Offshore wind provides an opportunity to attract wind turbine manufacture and other industries to the UK and boost jobs in the country, provided the incentives and conditions are right, says BWEA. A study by Bain & Company for the association finds that up to 57,000 jobs could be created in wind. This assumes strong political support and requires that the UK becomes the global centre of expertise in offshore development, with offshore turbines and components manufactured within Britain leading to significant exports of equipment and know-how.
It is a best case scenario, however, and assumes the UK follows the successful examples of Germany, Spain and Denmark, where, says the report, governments encouraged turbine manufacturers through strong support systems, new grid infrastructure and fast planning consent for the sites. Manufacturing clusters then developed near the wind turbine factories, consisting of material and component suppliers, plus institutions that provided research and development support. Today, the three main wind industry clusters in northern Germany, Spain and western Denmark account for more than 50% of employment in the EU's wind energy business, the report points out.
Despite being a wind technology leader in the 1970s, the UK missed the boat during the early phases of onshore wind development, but is well placed to benefit from investments flowing into the emerging offshore sector, states the report. Over the next decade, Britain is set to make up 50% of the European offshore wind market.
The BWEA sees the clustering approach as key to creating a viable offshore wind manufacturing sector. The association's Gordon Edge says incentives are needed to bring offshore manufacturers into the UK to set up shop. This would attract British component suppliers to establish manufacturing facilities nearby. "We need to focus on bringing people to one place to create a virtuous circle," he says. The chosen region would be to the offshore wind industry what Aberdeen on the east coast of Scotland is to the oil and gas sector.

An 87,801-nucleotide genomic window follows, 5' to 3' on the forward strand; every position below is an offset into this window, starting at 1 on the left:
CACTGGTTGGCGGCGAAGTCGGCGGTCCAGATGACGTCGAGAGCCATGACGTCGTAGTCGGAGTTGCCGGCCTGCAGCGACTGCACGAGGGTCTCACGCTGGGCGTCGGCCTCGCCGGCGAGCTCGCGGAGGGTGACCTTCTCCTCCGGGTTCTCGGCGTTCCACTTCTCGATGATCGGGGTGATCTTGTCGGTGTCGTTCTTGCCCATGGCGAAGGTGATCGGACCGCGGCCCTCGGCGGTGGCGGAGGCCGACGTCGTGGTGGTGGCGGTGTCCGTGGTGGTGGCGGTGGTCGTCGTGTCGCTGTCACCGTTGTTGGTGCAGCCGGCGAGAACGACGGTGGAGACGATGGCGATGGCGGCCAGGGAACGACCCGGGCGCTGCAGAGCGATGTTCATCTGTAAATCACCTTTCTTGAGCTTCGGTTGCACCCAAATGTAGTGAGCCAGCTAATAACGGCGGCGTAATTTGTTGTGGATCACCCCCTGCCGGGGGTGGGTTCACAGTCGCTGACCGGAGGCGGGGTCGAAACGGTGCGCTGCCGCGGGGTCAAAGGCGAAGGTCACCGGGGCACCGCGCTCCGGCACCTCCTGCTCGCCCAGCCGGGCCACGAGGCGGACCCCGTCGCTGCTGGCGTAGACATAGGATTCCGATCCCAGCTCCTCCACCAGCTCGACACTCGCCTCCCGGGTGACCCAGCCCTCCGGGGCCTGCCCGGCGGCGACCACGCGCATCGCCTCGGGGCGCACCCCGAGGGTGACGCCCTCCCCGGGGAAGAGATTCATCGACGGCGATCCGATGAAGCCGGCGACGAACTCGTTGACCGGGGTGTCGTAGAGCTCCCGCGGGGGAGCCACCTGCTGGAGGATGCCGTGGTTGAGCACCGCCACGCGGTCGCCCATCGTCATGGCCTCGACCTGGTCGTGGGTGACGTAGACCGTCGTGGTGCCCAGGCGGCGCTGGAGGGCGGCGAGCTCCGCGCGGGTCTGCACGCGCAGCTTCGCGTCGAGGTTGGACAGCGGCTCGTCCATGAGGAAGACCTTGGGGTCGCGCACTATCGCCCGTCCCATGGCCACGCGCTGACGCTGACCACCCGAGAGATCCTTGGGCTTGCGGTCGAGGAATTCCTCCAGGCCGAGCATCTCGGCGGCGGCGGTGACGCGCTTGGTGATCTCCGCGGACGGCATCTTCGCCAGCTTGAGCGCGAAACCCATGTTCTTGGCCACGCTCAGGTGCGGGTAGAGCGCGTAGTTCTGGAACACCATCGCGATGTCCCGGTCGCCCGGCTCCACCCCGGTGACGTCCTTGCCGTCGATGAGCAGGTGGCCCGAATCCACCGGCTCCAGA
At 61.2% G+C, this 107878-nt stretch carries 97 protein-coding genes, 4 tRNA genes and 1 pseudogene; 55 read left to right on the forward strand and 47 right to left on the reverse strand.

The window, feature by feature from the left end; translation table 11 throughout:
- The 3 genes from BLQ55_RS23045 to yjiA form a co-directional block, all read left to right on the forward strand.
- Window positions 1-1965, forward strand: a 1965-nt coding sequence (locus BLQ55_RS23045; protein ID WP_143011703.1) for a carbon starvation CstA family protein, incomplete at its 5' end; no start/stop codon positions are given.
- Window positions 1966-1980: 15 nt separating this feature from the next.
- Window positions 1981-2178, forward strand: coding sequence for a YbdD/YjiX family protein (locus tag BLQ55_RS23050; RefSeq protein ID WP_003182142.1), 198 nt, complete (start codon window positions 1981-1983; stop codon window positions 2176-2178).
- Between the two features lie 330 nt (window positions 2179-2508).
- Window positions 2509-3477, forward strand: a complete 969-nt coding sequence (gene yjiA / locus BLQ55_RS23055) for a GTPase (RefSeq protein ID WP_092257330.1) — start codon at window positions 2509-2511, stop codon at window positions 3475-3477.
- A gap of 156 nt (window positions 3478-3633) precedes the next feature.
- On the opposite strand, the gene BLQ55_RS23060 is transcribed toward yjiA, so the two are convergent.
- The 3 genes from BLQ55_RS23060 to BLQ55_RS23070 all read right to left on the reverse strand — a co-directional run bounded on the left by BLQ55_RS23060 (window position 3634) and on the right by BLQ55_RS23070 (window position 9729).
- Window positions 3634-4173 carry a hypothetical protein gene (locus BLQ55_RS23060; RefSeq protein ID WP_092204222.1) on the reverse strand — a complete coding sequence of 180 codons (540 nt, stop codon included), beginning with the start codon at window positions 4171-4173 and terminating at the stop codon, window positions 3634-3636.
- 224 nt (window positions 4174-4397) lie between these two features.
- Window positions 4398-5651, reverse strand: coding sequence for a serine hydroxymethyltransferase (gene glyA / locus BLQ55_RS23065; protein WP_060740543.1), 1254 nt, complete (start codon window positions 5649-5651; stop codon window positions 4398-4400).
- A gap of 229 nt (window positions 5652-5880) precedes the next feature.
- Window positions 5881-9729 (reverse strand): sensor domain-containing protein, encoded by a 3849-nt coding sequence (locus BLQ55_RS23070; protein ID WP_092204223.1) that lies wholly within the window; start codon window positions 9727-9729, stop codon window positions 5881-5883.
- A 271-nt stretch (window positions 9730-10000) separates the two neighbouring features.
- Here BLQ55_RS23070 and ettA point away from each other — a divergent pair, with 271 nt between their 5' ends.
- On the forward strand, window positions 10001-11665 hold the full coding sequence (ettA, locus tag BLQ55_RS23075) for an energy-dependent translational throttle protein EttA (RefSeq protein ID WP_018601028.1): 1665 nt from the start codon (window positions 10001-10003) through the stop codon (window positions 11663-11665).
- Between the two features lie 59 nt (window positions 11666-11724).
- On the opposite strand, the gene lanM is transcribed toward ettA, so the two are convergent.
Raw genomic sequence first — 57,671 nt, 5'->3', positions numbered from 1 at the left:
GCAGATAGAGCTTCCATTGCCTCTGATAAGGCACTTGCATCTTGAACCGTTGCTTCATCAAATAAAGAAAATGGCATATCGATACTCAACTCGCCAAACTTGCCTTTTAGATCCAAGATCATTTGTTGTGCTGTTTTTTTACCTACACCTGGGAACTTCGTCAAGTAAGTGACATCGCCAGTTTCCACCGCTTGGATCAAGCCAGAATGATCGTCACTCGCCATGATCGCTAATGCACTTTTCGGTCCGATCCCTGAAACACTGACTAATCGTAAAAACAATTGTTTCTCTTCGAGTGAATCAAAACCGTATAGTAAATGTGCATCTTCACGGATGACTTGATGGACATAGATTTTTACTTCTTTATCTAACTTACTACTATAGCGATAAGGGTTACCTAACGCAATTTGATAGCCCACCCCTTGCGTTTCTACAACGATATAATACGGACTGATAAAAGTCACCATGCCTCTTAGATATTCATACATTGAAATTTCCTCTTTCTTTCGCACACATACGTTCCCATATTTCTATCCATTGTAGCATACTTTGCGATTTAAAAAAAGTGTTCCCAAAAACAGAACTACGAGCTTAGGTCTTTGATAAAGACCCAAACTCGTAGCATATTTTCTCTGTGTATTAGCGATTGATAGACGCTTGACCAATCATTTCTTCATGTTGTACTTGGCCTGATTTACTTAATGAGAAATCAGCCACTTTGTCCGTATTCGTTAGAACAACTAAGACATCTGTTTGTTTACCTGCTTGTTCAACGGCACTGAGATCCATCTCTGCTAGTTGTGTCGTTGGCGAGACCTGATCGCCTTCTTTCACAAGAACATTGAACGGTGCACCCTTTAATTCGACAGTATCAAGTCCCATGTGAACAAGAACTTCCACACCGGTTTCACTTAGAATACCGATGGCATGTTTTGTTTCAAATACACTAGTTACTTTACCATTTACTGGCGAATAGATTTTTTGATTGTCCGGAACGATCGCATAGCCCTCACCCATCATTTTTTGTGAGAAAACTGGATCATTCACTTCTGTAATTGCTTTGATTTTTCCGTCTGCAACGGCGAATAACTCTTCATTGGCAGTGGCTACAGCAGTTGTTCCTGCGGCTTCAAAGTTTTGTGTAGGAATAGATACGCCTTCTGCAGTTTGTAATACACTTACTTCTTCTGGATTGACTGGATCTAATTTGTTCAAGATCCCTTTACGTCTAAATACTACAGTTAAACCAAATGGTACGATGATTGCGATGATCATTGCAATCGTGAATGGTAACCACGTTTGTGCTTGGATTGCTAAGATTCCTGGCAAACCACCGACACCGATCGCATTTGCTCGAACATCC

"But we need to make a strategic decision soon which place is to become the Aberdeen of the wind industry," says Edge. With most offshore wind development taking place along the North Sea coast, the likely location would be on the eastern side of England. A front runner is north-east England, he says. It has offshore engineering experience from the oil and gas sectors and has research and development facilities at the New and Renewable Energy Centre, with educational establishments such as the University of Durham nearby. Already the area has attracted American wind turbine maker Clipper Windpower to develop its offshore wind turbine in the north-east. "We have got a nascent cluster there, but other areas have claims as well," says Edge.
According to BWEA CEO Maria McCaffery, the government is already in direct dialogue with some major turbine manufacturers, "but they are understandably cautious." The British market still poses challenges for the wind sector, she comments, pointing out that some 50% of the wind capacity that entered the planning system in 2002 is still there today, awaiting a decision. The industry needs a clarion signal from government that barriers to wind deployment such as planning and grid will be dealt with, she says.
The Bain & Company study also finds that the current worldwide shortage of wind industry skills will become more critical over time. From 2015 it will be the third most serious obstacle to the industry's growth. Depending on the sector's rate of expansion, between 18,000 and 52,000 new jobs will be created. But already companies are having problems finding staff -- in particular project managers, electrical engineers and turbine technicians. "It's difficult finding people with the right skills," comments Edge. This is still a young industry and there are not enough educational institutions turning out graduates with the qualifications the wind sector needs, he adds.